Neri Livneh, From the Diary of a Heretic, HAARETZ, Feb. 23, 2018, at 59 [emphasis added].
Israel (Issi) Doron, 25 Years of Elder Law: An Integrative and Historical Account of the Field of Law and Aging, 21 THEORETICAL INQUIRIES L. 1 (2020).
For example, Meenan and Broadbent argued, in 2007, that in the UK “there is no coherent body of law that can be properly described as elder law,” “nor is there a taught subject known as elder law in Higher Education.” Helen Meenan & Graeme Broadbent, Law, Ageing and Policy in the United Kingdom, 2 J. INT. AGING, L. & POL’Y 67, 102 (2007). See Doron, supra note 2 for an update on the recent developments in the field.
Ann Numhauser-Henning, An Introduction to Elder Law and the Norma Elder Law Research Environment, in AN INTRODUCTION TO ELDER LAW AND THE NORMA ELDER LAW RESEARCH ENVIRONMENT 21, (Ann Numhauser-Henning ed., 2013).
Rebecca C. Morgan, The Future of Elder Law Practice, 37 WM. MITCHELL L. REV. 1, 7 (2010); Nina A. Kohn & Edward D. Spurgeon, Elder Law Teaching and Scholarship: An Empirical Analysis of an Evolving Field, 59 J. LEGAL EDUC. 414, n.63 (2010).
Morgan, supra note 5, at 8.
Meenan & Broadbent, supra note 3, at 75–76. See Doron, supra note 2. In a recent study with 12 elder law academics, mostly from the U. S., some echoed the positivist-professional definition of Elder Law, while others described the field’s core component as “how the law works for older people,” apparently pointing to its antidiscrimination component. Moreover, while the interviewees from the U.S. considered Elder Law as its own field, scholars from other countries argued that it has not yet evolved as such. See Nina Kohn, Maria T. Brown & Israel Doron, Identifying Connections between Elder Law and Gerontology: Implications for Teaching, Research, and Practice, 25 ELDER L.J. 69 (2017), at 76-77.
There is no agreed upon definition of “old age” within international law, with some referring to the age of 60 as their starting point, see Diego Rodriguez-Pinz & Claudia Martin, The International Human Rights Status of Elderly Persons, 18(4) AM. U. IN. L.R. 915, 916 (2013); and others suggesting that the definition depends on social attitudes, for example at what age people start to suffer from ageism. See Israel Doron & Itai Apter, The Debate Around the Need for an International Convention on the Rights of Older Persons, 50(5) THE GERONTOLOGIST 586 (2010). As this Article suggests, a strict legal definition of old age might be undesirable, and a more nuanced approach centering on the point in time in which the subject becomes dependent in a new age-related way should be developed, alongside other definitions.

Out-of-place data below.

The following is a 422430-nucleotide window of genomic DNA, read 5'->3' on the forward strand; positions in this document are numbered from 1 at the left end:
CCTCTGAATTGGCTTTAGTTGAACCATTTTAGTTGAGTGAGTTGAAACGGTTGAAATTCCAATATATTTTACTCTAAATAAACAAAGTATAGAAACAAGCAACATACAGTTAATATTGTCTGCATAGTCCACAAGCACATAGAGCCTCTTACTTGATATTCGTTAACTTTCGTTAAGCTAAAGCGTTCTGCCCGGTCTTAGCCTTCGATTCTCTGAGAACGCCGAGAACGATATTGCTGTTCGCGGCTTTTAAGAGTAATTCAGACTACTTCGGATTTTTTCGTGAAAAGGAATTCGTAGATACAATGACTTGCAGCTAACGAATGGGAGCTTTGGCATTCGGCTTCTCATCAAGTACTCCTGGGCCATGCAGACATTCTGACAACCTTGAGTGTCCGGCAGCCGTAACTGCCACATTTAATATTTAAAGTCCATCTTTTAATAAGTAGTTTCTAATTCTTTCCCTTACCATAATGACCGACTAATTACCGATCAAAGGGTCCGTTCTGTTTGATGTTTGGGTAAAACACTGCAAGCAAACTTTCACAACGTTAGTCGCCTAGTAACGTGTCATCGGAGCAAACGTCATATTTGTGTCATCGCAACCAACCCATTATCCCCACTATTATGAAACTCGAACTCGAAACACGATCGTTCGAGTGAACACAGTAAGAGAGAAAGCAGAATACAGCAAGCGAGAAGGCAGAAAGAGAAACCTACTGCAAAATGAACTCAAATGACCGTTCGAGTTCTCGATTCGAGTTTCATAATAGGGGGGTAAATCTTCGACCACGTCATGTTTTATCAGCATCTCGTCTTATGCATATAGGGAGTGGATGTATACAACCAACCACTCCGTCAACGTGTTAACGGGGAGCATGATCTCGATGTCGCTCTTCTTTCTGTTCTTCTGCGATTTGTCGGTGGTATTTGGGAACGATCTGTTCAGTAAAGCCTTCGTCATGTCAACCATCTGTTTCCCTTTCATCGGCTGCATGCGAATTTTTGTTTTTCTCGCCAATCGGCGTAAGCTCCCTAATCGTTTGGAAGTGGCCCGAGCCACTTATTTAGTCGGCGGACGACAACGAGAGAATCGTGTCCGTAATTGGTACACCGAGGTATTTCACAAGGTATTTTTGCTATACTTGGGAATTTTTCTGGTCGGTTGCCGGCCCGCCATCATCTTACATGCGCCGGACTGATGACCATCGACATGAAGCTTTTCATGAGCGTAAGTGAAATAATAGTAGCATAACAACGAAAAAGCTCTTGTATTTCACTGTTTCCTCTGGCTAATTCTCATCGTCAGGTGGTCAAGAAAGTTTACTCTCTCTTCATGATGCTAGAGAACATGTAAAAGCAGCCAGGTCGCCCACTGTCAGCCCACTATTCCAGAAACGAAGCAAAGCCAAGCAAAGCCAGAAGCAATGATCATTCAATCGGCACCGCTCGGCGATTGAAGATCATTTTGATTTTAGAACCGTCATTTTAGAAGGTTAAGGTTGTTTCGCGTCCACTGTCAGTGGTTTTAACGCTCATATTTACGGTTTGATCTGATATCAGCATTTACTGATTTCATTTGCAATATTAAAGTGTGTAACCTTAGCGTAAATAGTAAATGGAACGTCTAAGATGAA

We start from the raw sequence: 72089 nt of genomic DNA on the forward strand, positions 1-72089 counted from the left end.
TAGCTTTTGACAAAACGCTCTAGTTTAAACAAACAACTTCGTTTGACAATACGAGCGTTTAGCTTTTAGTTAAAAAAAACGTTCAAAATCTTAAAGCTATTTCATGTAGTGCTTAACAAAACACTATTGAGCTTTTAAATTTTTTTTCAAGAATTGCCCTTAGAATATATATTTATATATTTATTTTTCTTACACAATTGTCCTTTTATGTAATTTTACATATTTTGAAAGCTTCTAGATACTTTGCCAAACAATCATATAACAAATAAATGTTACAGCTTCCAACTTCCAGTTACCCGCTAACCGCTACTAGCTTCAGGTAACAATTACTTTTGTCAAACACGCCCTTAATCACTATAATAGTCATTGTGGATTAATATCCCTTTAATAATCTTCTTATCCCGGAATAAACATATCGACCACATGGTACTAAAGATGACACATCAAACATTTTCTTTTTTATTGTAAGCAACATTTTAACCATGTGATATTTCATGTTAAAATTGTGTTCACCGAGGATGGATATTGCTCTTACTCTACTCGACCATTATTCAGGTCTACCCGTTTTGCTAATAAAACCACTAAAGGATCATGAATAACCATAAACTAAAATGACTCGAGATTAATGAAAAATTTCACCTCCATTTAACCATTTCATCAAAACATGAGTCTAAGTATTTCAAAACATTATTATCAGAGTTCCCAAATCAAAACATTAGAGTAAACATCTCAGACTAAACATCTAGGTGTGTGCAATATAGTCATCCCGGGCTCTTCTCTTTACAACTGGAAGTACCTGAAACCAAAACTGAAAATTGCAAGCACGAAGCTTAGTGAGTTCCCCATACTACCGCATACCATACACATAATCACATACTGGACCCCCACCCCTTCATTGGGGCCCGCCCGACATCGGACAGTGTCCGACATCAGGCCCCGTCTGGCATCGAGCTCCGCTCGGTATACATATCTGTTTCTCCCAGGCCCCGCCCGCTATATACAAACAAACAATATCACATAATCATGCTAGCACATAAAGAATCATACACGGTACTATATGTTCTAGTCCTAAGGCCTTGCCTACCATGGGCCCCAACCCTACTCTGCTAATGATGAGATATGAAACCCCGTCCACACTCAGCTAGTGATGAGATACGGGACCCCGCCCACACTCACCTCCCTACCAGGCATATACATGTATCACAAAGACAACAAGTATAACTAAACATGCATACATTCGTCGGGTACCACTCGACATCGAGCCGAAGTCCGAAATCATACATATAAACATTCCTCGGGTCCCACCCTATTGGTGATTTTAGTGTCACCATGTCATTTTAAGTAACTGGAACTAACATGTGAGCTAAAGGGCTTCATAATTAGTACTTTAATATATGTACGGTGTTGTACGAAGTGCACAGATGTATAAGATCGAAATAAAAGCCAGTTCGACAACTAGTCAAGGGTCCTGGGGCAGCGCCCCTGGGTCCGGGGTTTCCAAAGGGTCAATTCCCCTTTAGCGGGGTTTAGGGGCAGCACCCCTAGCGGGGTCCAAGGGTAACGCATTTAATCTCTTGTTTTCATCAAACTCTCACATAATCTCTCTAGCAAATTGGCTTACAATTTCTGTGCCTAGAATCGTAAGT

Meenan & Broadbent, supra note 3, at 102. On the concept of the ‘graying world,’ see TED C. FISHMAN, SHOCK OF GRAY: THE AGING OF THE WORLD’S POPULATION AND HOW IT PITS YOUNG AGAINST OLD, CHILD AGAINST PARENT, WORKER AGAINST BOSS, COMPANY AGAINST RIVAL, AND NATION AGAINST NATION (2010).
DAPHNA HACKER, LEGALIZED FAMILIES IN THE ERA OF BORDERED GLOBALIZATION Ch. 2 (2017).
Daphna Hacker, The Rights of the Dead through the Prism of Israeli Succession Disputes, 11 INT’L. J.L. CONTEXT, 40 (2015).
HENDRIK HARTOG, SOMEDAY ALL THIS WILL BE YOURS: A HISTORY OF INHERITANCE AND OLD AGE (2012).
Israel Doron & Tal Golan, Aging, Globalization and the Legal Construction of “Residence”: The Case of Old Age Pensions in Israel, 15 ELDER L.J. 1 (2007); HACKER, supra note 10, at Ch. 8.
Sagit Mor, Law faculty, Haifa U., Comment address at the Elder Law and its Discontents Conference at The Cegla Center for Interdisciplinary Research of the Law, Tel Aviv U. (June 19, 2018).
Nancy Dowd, Conceptualizing Elder Law, in AN INTRODUCTION TO ELDER LAW AND THE NORMA ELDER LAW RESEARCH ENVIRONMENT 11, 12, supra note 4.
Hacker, supra note 11, at 292.
One of the issues that does get attention, from scholars from different disciplines as well as from policy makers, is the right of grandparent vis-a-vie their grandchildren. See, for example, Ross A. Thompson, Barbara R. Tinsley, Mario J. Scalora & Ross D. Parke, Grandparents’ Visitation Rights: Legalizing the Ties that Bind, 44 AM. PSYCHOLOGIST 1217 (1989).
As I have argued in my recent book, we should move away from the traditional concept of “Family Law” to that of “Families Laws” so as to capture the many ways other branches of the law affect families. See Hacker, supra note 10, at 67-72.
HACKER, supra note 10, at Ch. 8; Martina Brandt, Klaus Haberkern, & Marc Szydlik, Intergenerational Help and Care in Europe, 25 EUR. SOC. REV. 585, (2009); Esther Iecovich & Israel Doron, Migrant Workers in Eldercare in Israel: Social and Legal Aspects, 15 EUR. J. SOC. WORK 29, 30 (2012).
In many parts of the world, the present era marks the first in history in which the average married couple has more parents than children between them. See Gunhild O. Hagestad, The Aging Society as a Context for Family Life, in AGING AND ETHICS: PHILOSOPHICAL PROBLEMS IN GERONTOLOGY 123, 124 (Nancy S. Jecker ed., 1991).